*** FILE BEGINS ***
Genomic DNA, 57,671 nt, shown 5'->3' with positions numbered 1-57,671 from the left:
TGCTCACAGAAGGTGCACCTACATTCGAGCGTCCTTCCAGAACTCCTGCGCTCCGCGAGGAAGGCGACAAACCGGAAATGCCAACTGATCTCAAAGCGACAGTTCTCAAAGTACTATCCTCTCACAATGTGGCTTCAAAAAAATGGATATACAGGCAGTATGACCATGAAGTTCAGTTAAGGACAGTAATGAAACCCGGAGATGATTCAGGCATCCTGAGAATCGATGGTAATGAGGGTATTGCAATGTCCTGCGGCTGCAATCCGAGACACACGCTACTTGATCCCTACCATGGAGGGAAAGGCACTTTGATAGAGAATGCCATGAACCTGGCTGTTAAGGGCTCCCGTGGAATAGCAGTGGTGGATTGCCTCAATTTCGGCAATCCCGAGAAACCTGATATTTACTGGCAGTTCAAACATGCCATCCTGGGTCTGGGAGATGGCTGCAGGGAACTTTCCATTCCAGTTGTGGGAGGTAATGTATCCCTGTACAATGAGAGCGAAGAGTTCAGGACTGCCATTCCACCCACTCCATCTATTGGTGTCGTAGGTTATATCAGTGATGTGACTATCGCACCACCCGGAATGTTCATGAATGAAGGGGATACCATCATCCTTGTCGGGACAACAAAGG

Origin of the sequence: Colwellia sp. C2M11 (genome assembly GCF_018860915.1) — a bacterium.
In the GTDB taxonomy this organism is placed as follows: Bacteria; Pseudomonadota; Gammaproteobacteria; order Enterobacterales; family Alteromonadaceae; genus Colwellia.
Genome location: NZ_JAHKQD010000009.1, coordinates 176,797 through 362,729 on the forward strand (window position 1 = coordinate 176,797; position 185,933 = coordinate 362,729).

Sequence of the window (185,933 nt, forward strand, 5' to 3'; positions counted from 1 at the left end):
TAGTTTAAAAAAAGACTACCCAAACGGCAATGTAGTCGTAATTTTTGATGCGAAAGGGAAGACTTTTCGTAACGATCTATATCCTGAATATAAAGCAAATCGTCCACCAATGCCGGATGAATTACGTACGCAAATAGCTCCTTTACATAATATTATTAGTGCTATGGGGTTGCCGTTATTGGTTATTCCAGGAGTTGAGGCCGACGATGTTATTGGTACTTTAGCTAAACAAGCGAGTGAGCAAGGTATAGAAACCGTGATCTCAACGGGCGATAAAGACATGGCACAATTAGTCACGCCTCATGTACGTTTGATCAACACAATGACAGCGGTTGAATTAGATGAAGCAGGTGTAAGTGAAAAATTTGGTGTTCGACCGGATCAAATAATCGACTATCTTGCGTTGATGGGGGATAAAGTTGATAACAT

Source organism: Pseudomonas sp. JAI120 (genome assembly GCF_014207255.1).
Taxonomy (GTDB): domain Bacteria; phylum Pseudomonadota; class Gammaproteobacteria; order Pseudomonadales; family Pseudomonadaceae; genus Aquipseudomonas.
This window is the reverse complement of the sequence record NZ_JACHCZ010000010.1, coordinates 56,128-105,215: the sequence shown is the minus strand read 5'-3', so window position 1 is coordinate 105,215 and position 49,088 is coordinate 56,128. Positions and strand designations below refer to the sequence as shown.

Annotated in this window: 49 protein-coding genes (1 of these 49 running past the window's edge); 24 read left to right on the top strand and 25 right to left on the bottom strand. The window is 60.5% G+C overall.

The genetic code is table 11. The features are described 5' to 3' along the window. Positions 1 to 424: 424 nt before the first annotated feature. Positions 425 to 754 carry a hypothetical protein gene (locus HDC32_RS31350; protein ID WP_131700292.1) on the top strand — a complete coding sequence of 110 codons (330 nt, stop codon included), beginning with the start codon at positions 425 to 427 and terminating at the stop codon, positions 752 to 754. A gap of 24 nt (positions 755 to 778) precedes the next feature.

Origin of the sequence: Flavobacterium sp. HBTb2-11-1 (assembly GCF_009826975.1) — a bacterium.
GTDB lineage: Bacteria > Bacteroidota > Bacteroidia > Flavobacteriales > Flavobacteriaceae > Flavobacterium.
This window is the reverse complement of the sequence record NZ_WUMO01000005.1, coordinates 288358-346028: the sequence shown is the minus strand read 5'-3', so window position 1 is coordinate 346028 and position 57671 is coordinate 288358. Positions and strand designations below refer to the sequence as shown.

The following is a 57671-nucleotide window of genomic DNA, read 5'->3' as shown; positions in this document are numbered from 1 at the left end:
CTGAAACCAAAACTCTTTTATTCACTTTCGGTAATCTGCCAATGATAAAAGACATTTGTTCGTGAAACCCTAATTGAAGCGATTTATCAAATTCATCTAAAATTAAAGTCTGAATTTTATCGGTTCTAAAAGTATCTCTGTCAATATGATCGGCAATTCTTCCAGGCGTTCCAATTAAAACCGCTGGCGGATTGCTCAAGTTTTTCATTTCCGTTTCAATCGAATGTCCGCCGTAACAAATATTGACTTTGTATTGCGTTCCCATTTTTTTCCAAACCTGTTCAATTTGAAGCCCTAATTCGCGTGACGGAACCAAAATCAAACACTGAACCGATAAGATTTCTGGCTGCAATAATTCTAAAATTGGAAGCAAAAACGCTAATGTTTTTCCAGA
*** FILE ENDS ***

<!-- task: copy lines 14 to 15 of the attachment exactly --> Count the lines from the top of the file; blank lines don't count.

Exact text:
GTDB lineage: Bacteria > Bacteroidota > Bacteroidia > Flavobacteriales > Flavobacteriaceae > Flavobacterium.
This window is the reverse complement of the sequence record NZ_WUMO01000005.1, coordinates 288358-346028: the sequence shown is the minus strand read 5'-3', so window position 1 is coordinate 346028 and position 57671 is coordinate 288358. Positions and strand designations below refer to the sequence as shown.